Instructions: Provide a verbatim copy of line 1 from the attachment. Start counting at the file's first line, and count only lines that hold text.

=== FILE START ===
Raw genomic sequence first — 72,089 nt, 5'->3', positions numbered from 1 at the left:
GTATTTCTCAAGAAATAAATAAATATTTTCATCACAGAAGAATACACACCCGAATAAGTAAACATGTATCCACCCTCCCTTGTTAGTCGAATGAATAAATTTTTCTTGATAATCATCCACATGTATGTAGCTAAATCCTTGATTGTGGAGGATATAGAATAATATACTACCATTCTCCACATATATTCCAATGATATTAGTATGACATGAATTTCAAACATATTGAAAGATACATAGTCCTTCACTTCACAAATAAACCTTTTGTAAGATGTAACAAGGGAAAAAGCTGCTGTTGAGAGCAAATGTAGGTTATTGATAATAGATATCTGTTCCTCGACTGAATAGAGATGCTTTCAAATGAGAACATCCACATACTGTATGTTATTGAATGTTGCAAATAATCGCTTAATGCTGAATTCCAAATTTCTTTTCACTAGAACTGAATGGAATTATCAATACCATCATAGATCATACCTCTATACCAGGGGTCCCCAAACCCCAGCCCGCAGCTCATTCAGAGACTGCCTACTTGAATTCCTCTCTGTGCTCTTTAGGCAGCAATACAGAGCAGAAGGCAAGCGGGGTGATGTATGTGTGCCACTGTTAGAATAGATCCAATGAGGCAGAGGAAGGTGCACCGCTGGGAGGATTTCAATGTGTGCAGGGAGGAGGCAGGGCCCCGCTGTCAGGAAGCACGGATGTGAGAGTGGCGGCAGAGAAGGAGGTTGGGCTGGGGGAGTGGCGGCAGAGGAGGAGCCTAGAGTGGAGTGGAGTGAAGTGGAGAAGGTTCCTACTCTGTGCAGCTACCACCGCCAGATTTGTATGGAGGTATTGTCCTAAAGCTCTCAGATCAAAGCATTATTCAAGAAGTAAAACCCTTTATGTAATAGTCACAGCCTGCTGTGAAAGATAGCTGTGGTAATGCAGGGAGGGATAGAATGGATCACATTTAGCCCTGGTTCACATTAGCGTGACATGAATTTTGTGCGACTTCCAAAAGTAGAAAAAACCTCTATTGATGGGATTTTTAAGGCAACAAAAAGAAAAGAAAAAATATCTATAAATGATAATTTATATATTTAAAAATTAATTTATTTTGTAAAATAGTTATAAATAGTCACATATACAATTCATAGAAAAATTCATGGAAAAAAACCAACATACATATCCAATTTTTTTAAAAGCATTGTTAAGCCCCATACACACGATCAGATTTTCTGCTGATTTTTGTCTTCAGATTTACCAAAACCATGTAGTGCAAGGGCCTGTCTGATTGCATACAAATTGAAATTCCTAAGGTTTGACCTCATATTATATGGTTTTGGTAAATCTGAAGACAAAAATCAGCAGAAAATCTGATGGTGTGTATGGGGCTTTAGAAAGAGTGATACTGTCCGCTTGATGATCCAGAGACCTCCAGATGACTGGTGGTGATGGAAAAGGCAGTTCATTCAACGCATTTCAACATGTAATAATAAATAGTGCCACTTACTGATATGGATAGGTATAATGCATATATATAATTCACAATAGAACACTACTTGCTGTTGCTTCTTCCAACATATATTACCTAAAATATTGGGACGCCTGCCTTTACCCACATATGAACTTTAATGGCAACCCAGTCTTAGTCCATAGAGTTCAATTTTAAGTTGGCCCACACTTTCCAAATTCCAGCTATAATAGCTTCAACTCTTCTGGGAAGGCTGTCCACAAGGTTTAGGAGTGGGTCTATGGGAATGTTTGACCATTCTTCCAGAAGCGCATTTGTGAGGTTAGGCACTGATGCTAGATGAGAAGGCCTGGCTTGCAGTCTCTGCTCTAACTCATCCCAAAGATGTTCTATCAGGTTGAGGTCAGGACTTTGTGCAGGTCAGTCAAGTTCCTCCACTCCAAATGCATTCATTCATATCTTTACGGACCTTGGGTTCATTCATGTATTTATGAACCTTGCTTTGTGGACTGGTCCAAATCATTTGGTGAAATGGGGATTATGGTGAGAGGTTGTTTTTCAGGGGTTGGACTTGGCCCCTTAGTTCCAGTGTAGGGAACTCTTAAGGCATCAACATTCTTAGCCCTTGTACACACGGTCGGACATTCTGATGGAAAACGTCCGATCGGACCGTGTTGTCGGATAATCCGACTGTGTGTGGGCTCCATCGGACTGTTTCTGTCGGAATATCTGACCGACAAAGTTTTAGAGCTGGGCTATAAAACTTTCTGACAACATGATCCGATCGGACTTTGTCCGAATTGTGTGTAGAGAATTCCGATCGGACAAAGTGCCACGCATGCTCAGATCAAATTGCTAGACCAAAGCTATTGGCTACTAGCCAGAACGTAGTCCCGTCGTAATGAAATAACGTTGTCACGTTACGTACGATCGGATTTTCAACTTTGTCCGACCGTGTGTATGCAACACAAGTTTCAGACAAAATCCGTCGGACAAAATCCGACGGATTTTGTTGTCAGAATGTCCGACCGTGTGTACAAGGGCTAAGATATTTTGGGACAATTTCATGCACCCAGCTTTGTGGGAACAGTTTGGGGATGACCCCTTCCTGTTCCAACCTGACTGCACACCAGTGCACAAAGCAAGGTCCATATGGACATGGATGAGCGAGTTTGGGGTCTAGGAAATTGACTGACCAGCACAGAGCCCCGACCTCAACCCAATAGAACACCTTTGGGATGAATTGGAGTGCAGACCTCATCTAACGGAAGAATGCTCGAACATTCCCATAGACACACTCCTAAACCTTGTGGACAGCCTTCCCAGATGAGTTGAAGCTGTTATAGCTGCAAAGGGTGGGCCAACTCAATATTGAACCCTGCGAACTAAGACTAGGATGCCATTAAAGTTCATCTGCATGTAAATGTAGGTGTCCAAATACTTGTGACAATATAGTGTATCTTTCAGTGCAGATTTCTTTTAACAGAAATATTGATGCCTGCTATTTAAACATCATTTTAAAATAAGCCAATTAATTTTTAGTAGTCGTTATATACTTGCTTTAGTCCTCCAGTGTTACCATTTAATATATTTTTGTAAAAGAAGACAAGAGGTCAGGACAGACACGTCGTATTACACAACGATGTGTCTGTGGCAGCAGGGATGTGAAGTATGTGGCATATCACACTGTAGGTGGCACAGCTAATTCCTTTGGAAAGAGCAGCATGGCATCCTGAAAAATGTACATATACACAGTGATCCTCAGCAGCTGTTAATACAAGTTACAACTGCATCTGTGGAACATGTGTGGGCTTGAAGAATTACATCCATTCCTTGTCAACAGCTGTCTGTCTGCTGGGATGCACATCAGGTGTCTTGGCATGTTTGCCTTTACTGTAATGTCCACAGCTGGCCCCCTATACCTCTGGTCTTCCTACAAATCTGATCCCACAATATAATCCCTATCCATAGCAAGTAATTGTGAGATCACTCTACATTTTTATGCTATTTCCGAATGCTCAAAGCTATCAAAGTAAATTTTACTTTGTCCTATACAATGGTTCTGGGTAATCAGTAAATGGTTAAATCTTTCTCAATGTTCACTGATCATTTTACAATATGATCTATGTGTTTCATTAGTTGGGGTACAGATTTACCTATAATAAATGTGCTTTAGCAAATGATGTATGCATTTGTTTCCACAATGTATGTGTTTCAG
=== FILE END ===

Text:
Raw genomic sequence first — 72,089 nt, 5'->3', positions numbered from 1 at the left: